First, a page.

Sunday, May 16, 2010

Lies in the Service of Neo-Liberal Villainy

Led by the Associated Press and the New York Times, the American-sourced media, continues its anti-Catholic kulturkampf by creating false and spurious news. The AP blared:

“Pope Benedict XVI on Thursday called abortion and same sex marriage some of the most "insidious and dangerous" threats facing the world today...”

Actually not. Speaking to assembled Catholic charity workers what the Pope said was,

“Initiatives aimed at protecting the essential and primary values of life, beginning at conception, and of the family based on the indissoluble marriage between a man and a woman, help to respond to some of today's most insidious and dangerous threats to the common good.”
Nowhere did Benedict make the absurd statement that gay marriage represented one of the “most” dangerous threats to the world.

The AP’s twisted logic went like this:

1. The phrase “indissoluble marriage between man and woman” is “the Vatican's way of expressing its opposition to divorce and same-sex unions.”
2. Thus, what the Pope really urged was initiatives aimed at protecting against abortion [sic] and gay marriage, and
3. Therefore, the word “some” in the last phrase refers to gay marriage.

The New York Times didn’t quite have the heart to explicate this ratio decidendi. Instead, it simply proclaimed as a Fiat from Forty Second Street that “Pope Decries Gay Marriage in Portugal Visit”. Nonsense.


There is no question that Catholic moral teaching decries abortion and divorce. There is also no question that the Church is opposed to same-sex marriage. But that does not equate with calling gay-marriage the greatest threat to civilization. If name-calling is to be wrung from the statement, it would have to be that the greatest threat to “indissoluble” marriage is “divorce”. But “Pope Decries Divorce” hardly makes for “news” -- much less a bold headline.

The AP, the Times, and the entire gaggle of western media that feed from their troughs, had simply re-arranged words and conjured up codes, to suit their own nefarious purposes.

They do this in order to obscure and if possible obliterate the more challenging aspects of Benedict’s address which was more concerned with the source and calibration of the Church’s charitable activities in a world whose dominant political-economy is fundamentally opposed to Catholic spirituality.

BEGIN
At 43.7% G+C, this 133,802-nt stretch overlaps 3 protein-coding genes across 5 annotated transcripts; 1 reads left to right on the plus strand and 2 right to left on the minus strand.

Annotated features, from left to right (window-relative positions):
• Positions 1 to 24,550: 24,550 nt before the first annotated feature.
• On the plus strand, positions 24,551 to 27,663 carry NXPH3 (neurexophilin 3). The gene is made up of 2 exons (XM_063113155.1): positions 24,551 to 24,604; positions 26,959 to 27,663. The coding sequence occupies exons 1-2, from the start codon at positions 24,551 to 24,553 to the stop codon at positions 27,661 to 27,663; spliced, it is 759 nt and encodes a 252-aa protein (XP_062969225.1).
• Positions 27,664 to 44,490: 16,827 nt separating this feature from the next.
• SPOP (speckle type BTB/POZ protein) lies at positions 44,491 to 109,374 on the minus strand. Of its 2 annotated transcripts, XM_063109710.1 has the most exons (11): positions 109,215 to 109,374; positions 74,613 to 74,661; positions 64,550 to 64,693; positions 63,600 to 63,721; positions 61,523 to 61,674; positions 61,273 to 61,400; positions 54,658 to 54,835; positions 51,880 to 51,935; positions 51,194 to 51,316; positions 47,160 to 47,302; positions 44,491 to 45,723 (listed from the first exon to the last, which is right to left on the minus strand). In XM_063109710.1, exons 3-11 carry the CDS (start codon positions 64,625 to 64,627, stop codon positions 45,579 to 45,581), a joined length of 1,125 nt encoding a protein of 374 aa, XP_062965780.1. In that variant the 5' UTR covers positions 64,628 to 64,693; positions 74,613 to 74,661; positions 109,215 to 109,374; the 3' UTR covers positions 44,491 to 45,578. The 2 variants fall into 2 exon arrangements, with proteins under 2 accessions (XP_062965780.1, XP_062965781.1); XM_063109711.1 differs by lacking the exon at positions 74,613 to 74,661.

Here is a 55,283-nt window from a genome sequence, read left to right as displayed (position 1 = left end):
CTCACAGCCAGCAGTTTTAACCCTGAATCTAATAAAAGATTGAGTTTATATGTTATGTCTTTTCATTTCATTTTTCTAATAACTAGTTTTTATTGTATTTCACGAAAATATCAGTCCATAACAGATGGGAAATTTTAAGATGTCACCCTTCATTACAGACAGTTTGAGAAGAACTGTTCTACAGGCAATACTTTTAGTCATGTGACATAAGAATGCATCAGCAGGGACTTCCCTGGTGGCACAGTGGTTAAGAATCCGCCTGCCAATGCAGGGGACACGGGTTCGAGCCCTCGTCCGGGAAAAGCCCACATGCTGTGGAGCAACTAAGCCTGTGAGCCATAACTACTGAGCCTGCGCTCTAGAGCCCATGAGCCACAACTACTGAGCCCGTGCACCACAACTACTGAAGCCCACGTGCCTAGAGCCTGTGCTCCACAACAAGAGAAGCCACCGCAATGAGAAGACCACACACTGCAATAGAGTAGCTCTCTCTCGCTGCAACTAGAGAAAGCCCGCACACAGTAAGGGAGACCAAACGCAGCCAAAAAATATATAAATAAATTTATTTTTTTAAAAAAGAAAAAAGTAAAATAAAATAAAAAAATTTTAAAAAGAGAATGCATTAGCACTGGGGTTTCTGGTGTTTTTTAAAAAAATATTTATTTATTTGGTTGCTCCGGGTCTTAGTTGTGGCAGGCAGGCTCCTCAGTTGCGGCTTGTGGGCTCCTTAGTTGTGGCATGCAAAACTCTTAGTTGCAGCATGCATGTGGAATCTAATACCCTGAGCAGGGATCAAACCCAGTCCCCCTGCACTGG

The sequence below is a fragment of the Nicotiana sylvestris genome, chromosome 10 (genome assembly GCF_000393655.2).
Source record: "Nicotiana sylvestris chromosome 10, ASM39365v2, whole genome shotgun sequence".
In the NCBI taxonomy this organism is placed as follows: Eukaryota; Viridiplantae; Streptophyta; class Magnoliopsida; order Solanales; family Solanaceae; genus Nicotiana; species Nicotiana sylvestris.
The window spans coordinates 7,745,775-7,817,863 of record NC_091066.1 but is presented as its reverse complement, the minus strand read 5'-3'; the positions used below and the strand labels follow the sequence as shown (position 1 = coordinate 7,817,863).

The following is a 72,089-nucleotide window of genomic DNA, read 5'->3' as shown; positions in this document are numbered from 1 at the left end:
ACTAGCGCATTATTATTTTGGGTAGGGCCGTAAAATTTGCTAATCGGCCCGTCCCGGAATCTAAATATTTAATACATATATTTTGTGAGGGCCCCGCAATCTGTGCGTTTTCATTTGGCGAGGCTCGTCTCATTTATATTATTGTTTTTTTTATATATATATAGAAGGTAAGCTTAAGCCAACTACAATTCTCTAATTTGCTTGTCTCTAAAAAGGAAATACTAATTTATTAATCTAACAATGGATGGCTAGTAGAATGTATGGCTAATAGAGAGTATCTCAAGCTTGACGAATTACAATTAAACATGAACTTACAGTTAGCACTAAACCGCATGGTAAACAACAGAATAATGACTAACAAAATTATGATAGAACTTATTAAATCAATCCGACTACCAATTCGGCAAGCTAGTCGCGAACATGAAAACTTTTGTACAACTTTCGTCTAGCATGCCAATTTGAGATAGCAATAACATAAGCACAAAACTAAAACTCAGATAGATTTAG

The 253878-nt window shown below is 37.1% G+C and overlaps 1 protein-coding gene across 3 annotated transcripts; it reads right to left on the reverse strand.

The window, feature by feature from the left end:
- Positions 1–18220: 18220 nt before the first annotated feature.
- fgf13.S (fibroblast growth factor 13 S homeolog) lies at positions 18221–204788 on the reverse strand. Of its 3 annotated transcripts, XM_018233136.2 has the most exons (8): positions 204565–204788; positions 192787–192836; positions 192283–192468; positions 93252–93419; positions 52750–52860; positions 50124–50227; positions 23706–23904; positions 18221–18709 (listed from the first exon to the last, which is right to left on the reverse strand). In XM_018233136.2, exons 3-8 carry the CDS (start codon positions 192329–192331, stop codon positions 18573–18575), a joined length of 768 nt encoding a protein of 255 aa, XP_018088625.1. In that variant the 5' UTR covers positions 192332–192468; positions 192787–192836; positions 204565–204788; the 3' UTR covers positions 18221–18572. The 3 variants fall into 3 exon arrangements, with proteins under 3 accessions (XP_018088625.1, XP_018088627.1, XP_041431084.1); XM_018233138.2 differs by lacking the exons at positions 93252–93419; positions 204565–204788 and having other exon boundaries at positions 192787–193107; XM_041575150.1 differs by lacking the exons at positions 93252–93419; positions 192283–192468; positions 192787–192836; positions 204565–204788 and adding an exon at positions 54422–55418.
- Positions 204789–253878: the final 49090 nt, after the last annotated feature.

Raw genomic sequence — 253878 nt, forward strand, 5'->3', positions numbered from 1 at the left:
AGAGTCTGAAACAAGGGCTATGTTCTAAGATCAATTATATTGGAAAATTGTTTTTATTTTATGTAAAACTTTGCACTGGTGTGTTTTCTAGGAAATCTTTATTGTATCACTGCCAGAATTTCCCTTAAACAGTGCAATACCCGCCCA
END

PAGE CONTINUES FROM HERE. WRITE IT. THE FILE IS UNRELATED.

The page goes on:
Taking his theme from the parable of the Good Samaritan, Benedict stressed that “The unconditional love of Jesus which has healed us must now become a love bestowed freely and generously, through justice and charity, if we want to live with a good Samaritan's heart.”

This, he said, was a task with “a variety of faces, all one in concern for social issues and, above all, in showing compassion to the poor, the infirm, prisoners, the lonely and abandoned, the disabled,children and the elderly, migrants, the unemployed and all those who experience needs which compromise personal dignity and freedom.”

One might have thought that if the Pope had “decried” anything it was the existence of poverty, loneliness, infirmity and helplessness. You know, all those Jeremiah thingies. But such a headline would hardly have colour coordinated with a New York Times, whose front page (web edition) included articles entitled “What half a million will get you in Austria...”

From a Catholic point of view, Benedict’s evocation of the Option for the Poor, was less a striking call than a long accepted and well understood sine qua non. Of greater concern to Benedict was how this option is to be carried out. His address broke this down into two subsidiary issues: (1) the Church vis a vis itself and (2) the Church vis a vis Society.

With respect to the first question, Benedict expressed the view that,

“In its social and political dimension, this service of charity is the proper realm of the lay faithful, who are called to promote organically justice and the common good, and to configure social life correctly.”

In other words, while it may be the job of priests to consercrate bread, it is the job of the laity to do the other half of Christ’s work by healing the wounds of the poor with “the oil of consolation and the wine of hope."

In Benedict’s view, this division of labour (or more precisely, this division of liturgies) correlated with a division of intuitions. Catholics accept that the formal contours of doctrine are, ultimately, the province of the clergy; and, as Catholics know, Pope Benedict recently published his encyclical on social justice (Veritas in Caritate). That doctrine provides the guidelines for charity-in-action. But, in Benedict's view, guidance is not a one way street because that social doctrine itself “takes charity as its principal strength and guide.” In other words, as Truth is found in Charity, true Charity is found in Truth.

Thus, the Pope went on to stress that lay participation in the work of charity “is not simply a matter of intellectual knowledge, but of a wisdom which can provide creativity, a sort of flavour and seasoning, to the intellectual and practical approaches aimed at meeting this broad and complex crisis.” In so saying, Benedict echoed the theme he expressed the day before, at mass, when he said, “Perhaps we have placed an excessive trust in ecclesial structures and programmes, in the distribution of powers and functions; but what will happen if salt loses its flavour?”